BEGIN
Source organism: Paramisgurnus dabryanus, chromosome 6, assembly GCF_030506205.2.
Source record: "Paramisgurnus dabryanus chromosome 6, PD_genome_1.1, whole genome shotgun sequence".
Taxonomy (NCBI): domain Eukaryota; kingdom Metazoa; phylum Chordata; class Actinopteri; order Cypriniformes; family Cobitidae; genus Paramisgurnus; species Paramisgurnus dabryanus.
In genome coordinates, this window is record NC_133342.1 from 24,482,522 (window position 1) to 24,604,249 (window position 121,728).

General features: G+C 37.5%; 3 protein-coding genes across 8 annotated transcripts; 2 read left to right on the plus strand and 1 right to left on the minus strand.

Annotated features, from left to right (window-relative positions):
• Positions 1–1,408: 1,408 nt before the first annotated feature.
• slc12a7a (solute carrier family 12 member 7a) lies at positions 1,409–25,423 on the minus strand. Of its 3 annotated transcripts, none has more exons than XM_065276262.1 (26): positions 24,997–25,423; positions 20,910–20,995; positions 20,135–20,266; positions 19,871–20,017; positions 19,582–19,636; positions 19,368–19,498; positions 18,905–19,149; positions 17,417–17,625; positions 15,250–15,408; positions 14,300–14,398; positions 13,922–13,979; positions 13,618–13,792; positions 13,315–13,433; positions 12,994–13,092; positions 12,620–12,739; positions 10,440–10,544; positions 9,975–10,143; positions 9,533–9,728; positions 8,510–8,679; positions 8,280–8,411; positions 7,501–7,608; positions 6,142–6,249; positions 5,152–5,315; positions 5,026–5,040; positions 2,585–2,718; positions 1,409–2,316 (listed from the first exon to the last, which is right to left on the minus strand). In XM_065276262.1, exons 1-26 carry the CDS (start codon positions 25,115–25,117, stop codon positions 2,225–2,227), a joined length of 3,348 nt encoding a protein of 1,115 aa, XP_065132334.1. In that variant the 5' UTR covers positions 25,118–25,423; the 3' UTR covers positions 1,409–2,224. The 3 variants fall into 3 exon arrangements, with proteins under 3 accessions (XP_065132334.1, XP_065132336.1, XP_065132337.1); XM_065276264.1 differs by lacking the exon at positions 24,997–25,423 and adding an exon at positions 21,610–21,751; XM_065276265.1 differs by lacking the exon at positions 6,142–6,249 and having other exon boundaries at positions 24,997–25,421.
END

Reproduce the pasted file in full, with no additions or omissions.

Source organism: Paramisgurnus dabryanus, chromosome 6, assembly GCF_030506205.2.
Source record: "Paramisgurnus dabryanus chromosome 6, PD_genome_1.1, whole genome shotgun sequence".
Taxonomy (NCBI): domain Eukaryota; kingdom Metazoa; phylum Chordata; class Actinopteri; order Cypriniformes; family Cobitidae; genus Paramisgurnus; species Paramisgurnus dabryanus.
In genome coordinates, this window is record NC_133342.1 from 24,482,522 (window position 1) to 24,604,249 (window position 121,728).

General features: G+C 37.5%; 3 protein-coding genes across 8 annotated transcripts; 2 read left to right on the plus strand and 1 right to left on the minus strand.

Annotated features, from left to right (window-relative positions):
• Positions 1–1,408: 1,408 nt before the first annotated feature.
• slc12a7a (solute carrier family 12 member 7a) lies at positions 1,409–25,423 on the minus strand. Of its 3 annotated transcripts, none has more exons than XM_065276262.1 (26): positions 24,997–25,423; positions 20,910–20,995; positions 20,135–20,266; positions 19,871–20,017; positions 19,582–19,636; positions 19,368–19,498; positions 18,905–19,149; positions 17,417–17,625; positions 15,250–15,408; positions 14,300–14,398; positions 13,922–13,979; positions 13,618–13,792; positions 13,315–13,433; positions 12,994–13,092; positions 12,620–12,739; positions 10,440–10,544; positions 9,975–10,143; positions 9,533–9,728; positions 8,510–8,679; positions 8,280–8,411; positions 7,501–7,608; positions 6,142–6,249; positions 5,152–5,315; positions 5,026–5,040; positions 2,585–2,718; positions 1,409–2,316 (listed from the first exon to the last, which is right to left on the minus strand). In XM_065276262.1, exons 1-26 carry the CDS (start codon positions 25,115–25,117, stop codon positions 2,225–2,227), a joined length of 3,348 nt encoding a protein of 1,115 aa, XP_065132334.1. In that variant the 5' UTR covers positions 25,118–25,423; the 3' UTR covers positions 1,409–2,224. The 3 variants fall into 3 exon arrangements, with proteins under 3 accessions (XP_065132334.1, XP_065132336.1, XP_065132337.1); XM_065276264.1 differs by lacking the exon at positions 24,997–25,423 and adding an exon at positions 21,610–21,751; XM_065276265.1 differs by lacking the exon at positions 6,142–6,249 and having other exon boundaries at positions 24,997–25,421.